US 7256895 B2
A far-field measurement instrument has multiple imaging lenses cut into a pentagon shape and arranged in geodesic spherical configuration with a common field of view focused on the source of the scattered light to be measured. Aspheric lenses are used to facilitate collimation of large incident angles of scattered light. A measurement module, such as a camera, is used behind each lens. The measurement module may consist of an interferometer or Shack-Hartman wavefront sensor, thereby enabling the measurement of both intensity and phase of the scattered light.
1. A device for measuring light propagated from a point source on a sample surface, comprising:
a stage for holding the sample surface;
a plurality of multi-pixel sensors adapted to measure intensity values of light fractions propagated radially from said point source on the sample surface; and
an optical system including a plurality of lenses arranged in a hemispherical configuration for collimating a predetermined portion of said light fractions toward one of the plurality of multi-pixel sensors so that each of said portions of light fractions is received by a corresponding set of pixels in said one of the plurality of multi-pixel sensors.
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13. A device for measuring light scattered radially from a point source on a sample surface, comprising:
a substantially hemispherical structure defining an equatorial plane;
a stage for holding the sample surface at a position substantially on said equatorial plane;
a test light source adapted to illuminate the sample surface at a predetermined angle of incidence;
a plurality of multi-pixel sensors adapted to measure intensity values of light fractions scattered radially toward discrete portions of an interior surface of the substantially hemispherical structure; and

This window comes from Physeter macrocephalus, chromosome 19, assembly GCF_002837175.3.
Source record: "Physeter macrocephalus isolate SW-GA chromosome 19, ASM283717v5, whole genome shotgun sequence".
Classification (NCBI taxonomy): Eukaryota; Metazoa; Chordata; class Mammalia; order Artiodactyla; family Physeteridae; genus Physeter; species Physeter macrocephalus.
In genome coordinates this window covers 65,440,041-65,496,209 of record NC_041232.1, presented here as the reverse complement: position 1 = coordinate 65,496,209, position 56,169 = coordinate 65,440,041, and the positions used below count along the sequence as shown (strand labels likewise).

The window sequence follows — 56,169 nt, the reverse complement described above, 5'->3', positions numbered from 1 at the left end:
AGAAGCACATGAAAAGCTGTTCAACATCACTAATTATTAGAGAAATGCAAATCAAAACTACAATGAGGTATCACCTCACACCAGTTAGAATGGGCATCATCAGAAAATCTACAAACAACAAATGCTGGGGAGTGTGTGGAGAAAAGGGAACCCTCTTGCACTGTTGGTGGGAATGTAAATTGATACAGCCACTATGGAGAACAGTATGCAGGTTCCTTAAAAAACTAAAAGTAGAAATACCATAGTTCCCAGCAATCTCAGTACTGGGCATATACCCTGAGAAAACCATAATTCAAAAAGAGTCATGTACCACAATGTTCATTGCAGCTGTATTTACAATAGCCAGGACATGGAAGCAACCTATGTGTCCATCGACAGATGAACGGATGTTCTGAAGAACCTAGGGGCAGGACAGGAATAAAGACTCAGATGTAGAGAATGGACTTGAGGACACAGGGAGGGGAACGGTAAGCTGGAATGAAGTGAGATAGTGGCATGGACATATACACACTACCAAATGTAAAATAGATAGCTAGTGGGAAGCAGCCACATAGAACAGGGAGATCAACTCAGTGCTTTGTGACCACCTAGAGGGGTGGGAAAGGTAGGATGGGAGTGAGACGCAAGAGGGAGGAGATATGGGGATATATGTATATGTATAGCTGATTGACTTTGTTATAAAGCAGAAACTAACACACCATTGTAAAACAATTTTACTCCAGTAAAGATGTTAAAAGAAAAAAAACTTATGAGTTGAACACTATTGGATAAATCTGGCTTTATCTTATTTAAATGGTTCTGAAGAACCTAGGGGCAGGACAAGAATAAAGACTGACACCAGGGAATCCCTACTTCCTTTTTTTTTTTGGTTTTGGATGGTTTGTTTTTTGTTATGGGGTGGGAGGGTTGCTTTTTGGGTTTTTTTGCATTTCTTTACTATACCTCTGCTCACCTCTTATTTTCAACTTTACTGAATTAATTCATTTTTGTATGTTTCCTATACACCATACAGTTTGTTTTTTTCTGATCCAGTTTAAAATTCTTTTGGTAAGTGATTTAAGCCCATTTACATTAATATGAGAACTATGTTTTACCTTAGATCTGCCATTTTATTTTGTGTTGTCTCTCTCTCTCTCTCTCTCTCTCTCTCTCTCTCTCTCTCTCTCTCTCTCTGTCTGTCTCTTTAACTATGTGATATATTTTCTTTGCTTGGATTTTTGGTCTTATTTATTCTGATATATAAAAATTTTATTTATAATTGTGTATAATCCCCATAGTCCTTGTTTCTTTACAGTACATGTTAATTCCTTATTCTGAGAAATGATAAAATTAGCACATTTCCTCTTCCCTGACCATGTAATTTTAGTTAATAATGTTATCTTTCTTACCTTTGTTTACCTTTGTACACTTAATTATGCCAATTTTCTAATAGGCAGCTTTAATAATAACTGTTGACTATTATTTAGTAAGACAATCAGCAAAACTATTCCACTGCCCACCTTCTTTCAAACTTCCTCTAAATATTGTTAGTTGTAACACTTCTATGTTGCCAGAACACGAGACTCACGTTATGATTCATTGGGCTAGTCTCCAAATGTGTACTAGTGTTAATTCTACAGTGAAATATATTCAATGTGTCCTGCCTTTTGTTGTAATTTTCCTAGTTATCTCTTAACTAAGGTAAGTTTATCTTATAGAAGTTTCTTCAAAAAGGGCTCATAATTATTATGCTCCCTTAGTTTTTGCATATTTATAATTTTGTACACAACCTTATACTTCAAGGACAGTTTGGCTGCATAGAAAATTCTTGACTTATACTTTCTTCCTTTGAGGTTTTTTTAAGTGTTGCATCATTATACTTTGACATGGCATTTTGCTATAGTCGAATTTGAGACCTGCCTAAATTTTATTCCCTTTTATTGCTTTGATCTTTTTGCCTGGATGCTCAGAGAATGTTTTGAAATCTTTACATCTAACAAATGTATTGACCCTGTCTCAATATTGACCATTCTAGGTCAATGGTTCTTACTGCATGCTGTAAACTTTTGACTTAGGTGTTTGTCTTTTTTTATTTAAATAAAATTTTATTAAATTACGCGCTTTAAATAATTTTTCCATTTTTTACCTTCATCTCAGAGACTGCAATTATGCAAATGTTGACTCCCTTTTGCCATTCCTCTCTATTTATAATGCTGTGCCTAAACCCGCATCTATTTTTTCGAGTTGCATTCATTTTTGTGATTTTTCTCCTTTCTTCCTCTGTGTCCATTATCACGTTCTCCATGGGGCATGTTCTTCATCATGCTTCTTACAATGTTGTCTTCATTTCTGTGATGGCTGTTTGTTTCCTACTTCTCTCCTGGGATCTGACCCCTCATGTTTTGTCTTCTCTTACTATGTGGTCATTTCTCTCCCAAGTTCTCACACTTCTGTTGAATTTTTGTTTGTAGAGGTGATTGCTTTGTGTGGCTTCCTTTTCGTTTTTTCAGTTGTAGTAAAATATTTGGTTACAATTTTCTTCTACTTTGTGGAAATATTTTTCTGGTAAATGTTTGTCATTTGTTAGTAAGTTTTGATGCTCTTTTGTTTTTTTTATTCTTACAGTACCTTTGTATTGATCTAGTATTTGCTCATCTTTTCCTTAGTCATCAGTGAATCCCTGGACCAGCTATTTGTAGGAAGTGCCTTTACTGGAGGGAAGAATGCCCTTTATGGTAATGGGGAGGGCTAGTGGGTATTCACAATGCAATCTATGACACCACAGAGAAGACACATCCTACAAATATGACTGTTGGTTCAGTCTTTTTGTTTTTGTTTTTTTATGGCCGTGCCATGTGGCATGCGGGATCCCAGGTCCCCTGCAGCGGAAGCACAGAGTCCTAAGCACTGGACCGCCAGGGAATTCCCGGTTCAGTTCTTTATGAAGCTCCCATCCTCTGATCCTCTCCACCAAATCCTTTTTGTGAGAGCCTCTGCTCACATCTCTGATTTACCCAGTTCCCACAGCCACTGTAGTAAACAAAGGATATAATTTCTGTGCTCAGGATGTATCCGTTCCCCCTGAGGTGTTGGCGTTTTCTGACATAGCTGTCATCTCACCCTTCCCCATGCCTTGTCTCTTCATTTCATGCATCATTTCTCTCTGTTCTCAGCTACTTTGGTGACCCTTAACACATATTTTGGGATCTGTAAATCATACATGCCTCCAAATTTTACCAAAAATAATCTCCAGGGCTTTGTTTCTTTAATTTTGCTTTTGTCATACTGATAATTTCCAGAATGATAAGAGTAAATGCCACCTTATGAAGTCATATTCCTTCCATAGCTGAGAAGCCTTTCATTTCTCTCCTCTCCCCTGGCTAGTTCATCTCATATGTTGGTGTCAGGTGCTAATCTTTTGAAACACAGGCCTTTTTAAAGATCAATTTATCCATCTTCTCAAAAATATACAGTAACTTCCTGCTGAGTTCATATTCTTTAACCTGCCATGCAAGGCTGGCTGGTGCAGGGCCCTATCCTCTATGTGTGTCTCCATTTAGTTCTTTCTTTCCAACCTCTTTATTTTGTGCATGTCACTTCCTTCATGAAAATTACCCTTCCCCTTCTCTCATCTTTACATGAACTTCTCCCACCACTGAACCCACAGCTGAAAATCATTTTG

an optical system for collimating said light fractions toward said plurality of multi-pixel sensors, said optical system including a plurality of lenses arranged in a hemispherical configuration over said substantially hemispherical structure.
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This application is based on U.S. Provisional Applications Ser. No. 60/450,185, filed 26 Feb. 2003, and Ser. No. 60/452,300, filed 5 Mar. 2003.
1. Field of the Invention
The present invention relates to scatterometry. In particular, it relates to far field measurements involving the simultaneous measurement of reflected or transmitted scattered wavefronts through the use of hemispherical and/or spherical light-scatter and phase-measuring technology.
2. Description of the Related Art
Scatterometers are used to analyze light sources and material properties by measuring how a particular material or surface reflects or transmits light in spherical (“scattered”) radiation. If the surface is not radiating its own light, such as in the case of an LED, a light source, such as a laser, can be directed at some angle onto the surface to produce scattered light from the point of incidence. If the surface is specular or otherwise radiates the incident light in a unidirectional fashion, all the light will be directed away from the surface along a single beam. Otherwise, the reflected light will be scattered and radiated throughout the hemisphere above the test surface. The science and mathematics of scattered light are well developed. See, for example, the book by J. C. Stover, “Optical Scattering: Measurement and Analysis,” McGraw-Hill, N.Y. (1990).
A typical scatterometer includes a laser shining a beam on a test surface and a single detector that is mechanically scanned over a 180-degree circular arc around the illuminated spot. The detector's field of view is kept on the illuminated spot regardless of the viewing angle. At each view angle, a measurement is made of the light intensity, thereby generating a spatial distribution of the scattered light. The distribution over the scan arc is dependent on the characteristics of the test surface, including the type of material, surface roughness, reflectivity, color, surface structure, sub-surface damage, and others.